Imperfect perfectionism

Are you finding it difficult to make progress on your assignments or dissertation? Are you dissatisfied with your work? Do you find that it takes too long to finish tasks?

Do you notice that, despite your hard work, it feels it is not good enough? Are you wondering how you will get it all done in time?

If so, you are not alone. It is common to experience these feelings when we care about producing high quality work.
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When things don’t work out as you hoped: Managing fear of failure. Part 1.

 

 

Sometimes, despite our continued efforts, we do not achieve the results we want. We may see this as failure.

 “One of the greatest problems people have with failure is that they are too quick to judge isolated situations in their lives and label them as failures. Instead, they need to keep the bigger picture in mind.”
(J.C.Maxwell)

Mistakes happen, and any one of us can make them. When we make mistakes, or when things go wrong we can feel disappointed, frustrated, upset, or experience a mix of emotions. At first it may be difficult to look beyond the mistake so we tend to focus on what went wrong and overlook the wider context. Having a wider perspective on the situation can allow us to find alternative ways of solving the problem, so that we can eventually achieve our goals.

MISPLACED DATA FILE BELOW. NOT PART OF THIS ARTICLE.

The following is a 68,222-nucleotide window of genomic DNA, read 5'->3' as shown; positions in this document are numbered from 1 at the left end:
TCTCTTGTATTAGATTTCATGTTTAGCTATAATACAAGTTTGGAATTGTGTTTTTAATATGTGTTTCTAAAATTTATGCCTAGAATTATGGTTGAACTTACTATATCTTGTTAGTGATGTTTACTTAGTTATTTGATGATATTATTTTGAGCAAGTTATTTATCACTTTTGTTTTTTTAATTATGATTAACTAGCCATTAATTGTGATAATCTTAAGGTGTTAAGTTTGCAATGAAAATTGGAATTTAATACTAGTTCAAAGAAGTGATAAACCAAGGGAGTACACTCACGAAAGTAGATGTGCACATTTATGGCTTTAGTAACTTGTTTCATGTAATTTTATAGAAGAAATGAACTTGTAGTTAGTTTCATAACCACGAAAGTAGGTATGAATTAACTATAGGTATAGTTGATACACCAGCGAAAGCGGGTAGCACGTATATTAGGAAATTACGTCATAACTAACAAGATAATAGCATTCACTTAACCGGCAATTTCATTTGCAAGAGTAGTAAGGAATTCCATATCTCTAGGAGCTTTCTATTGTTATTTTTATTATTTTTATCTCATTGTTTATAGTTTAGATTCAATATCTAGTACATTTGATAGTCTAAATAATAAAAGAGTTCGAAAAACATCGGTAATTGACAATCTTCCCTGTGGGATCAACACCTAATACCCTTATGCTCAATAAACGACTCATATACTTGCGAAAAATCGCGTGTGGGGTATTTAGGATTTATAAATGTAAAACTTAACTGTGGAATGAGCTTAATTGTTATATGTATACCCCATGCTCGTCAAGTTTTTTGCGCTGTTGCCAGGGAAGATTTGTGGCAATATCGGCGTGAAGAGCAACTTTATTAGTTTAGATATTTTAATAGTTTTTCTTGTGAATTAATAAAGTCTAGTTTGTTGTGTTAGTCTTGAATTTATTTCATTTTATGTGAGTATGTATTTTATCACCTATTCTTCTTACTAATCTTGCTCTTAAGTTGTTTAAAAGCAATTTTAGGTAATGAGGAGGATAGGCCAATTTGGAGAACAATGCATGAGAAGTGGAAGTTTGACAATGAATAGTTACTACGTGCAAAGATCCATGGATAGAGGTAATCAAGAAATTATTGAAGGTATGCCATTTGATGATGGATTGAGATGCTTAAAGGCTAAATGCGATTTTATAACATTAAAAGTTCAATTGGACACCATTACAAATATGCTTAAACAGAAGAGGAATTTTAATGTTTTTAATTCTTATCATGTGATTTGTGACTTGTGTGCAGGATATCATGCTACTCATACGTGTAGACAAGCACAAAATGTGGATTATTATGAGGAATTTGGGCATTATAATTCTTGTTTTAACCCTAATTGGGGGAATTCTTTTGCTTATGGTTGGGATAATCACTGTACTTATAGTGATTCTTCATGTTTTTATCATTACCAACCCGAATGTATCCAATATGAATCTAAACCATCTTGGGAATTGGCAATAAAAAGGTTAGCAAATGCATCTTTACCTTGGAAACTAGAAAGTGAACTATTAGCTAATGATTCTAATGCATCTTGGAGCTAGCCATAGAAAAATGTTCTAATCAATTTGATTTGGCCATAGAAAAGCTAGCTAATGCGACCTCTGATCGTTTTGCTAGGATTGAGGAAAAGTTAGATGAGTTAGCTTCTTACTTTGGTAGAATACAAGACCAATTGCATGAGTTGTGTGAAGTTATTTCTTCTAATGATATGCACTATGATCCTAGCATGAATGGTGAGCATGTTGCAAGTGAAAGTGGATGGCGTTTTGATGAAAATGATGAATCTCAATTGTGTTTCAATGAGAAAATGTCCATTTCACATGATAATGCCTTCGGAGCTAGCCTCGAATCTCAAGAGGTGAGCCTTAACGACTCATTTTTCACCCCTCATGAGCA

Continue reading “When things don’t work out as you hoped: Managing fear of failure. Part 1.”

When things don’t work out how you hoped: Managing fear of failure. Part 2.

In part 1 we looked at making mistakes and the meaning of failure. In this section we will focus on what you can do to manage situations where things don’t work out how you hoped.

Focus on the possibility of change, to get unstuck and make progress. When you doubt your abilities focus on the belief that you can manage the situation. It is OK not to be perfect.”       (Mlodinov, 2018)

How to manage fear of failure and find ways to get on with tasks?

Review and manage expectations of Perfectionism:

Perfectionism triggers further tension as it creates unrealistic expectations, which if not achieved exactly can cause significant distress. The associated negative thinking that comes with unrealistic expectations undermines our hope, and changes our behaviour – we are less likely to make efforts to persevere with our tasks (Ben-Sahar, 2009).
Continue reading “When things don’t work out how you hoped: Managing fear of failure. Part 2.”